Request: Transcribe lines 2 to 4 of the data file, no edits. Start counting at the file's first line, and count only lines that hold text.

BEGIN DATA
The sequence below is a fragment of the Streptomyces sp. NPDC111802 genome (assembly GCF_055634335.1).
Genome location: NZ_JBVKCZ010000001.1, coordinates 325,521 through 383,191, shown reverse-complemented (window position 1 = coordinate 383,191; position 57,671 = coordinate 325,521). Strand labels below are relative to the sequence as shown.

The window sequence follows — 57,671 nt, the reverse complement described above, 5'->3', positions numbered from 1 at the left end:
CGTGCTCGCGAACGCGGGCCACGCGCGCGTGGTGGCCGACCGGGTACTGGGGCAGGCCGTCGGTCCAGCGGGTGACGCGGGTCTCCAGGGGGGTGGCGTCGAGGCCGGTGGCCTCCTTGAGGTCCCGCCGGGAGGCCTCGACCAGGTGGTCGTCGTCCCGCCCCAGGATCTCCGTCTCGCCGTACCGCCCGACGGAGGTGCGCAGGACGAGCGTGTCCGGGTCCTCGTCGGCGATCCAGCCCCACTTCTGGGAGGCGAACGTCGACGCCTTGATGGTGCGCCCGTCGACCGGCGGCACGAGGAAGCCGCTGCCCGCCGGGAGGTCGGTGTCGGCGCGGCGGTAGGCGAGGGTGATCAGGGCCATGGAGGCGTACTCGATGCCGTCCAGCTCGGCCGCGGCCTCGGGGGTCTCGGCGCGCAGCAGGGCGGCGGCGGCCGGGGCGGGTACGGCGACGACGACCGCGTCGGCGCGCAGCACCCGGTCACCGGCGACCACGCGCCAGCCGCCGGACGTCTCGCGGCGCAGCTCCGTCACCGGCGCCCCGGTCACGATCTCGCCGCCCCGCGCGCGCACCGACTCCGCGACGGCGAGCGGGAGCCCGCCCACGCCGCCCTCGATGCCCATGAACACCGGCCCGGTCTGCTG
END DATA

Genome location: NZ_JBVKCZ010000001.1, coordinates 325,521 through 383,191, shown reverse-complemented (window position 1 = coordinate 383,191; position 57,671 = coordinate 325,521). Strand labels below are relative to the sequence as shown.

The window sequence follows — 57,671 nt, the reverse complement described above, 5'->3', positions numbered from 1 at the left end:
CGTGCTCGCGAACGCGGGCCACGCGCGCGTGGTGGCCGACCGGGTACTGGGGCAGGCCGTCGGTCCAGCGGGTGACGCGGGTCTCCAGGGGGGTGGCGTCGAGGCCGGTGGCCTCCTTGAGGTCCCGCCGGGAGGCCTCGACCAGGTGGTCGTCGTCCCGCCCCAGGATCTCCGTCTCGCCGTACCGCCCGACGGAGGTGCGCAGGACGAGCGTGTCCGGGTCCTCGTCGGCGATCCAGCCCCACTTCTGGGAGGCGAACGTCGACGCCTTGATGGTGCGCCCGTCGACCGGCGGCACGAGGAAGCCGCTGCCCGCCGGGAGGTCGGTGTCGGCGCGGCGGTAGGCGAGGGTGATCAGGGCCATGGAGGCGTACTCGATGCCGTCCAGCTCGGCCGCGGCCTCGGGGGTCTCGGCGCGCAGCAGGGCGGCGGCGGCCGGGGCGGGTACGGCGACGACGACCGCGTCGGCGCGCAGCACCCGGTCACCGGCGACCACGCGCCAGCCGCCGGACGTCTCGCGGCGCAGCTCCGTCACCGGCGCCCCGGTCACGATCTCGCCGCCCCGCGCGCGCACCGACTCCGCGACGGCGAGCGGGAGCCCGCCCACGCCGCCCTCGATGCCCATGAACACCGGCCCGGTCTGCTG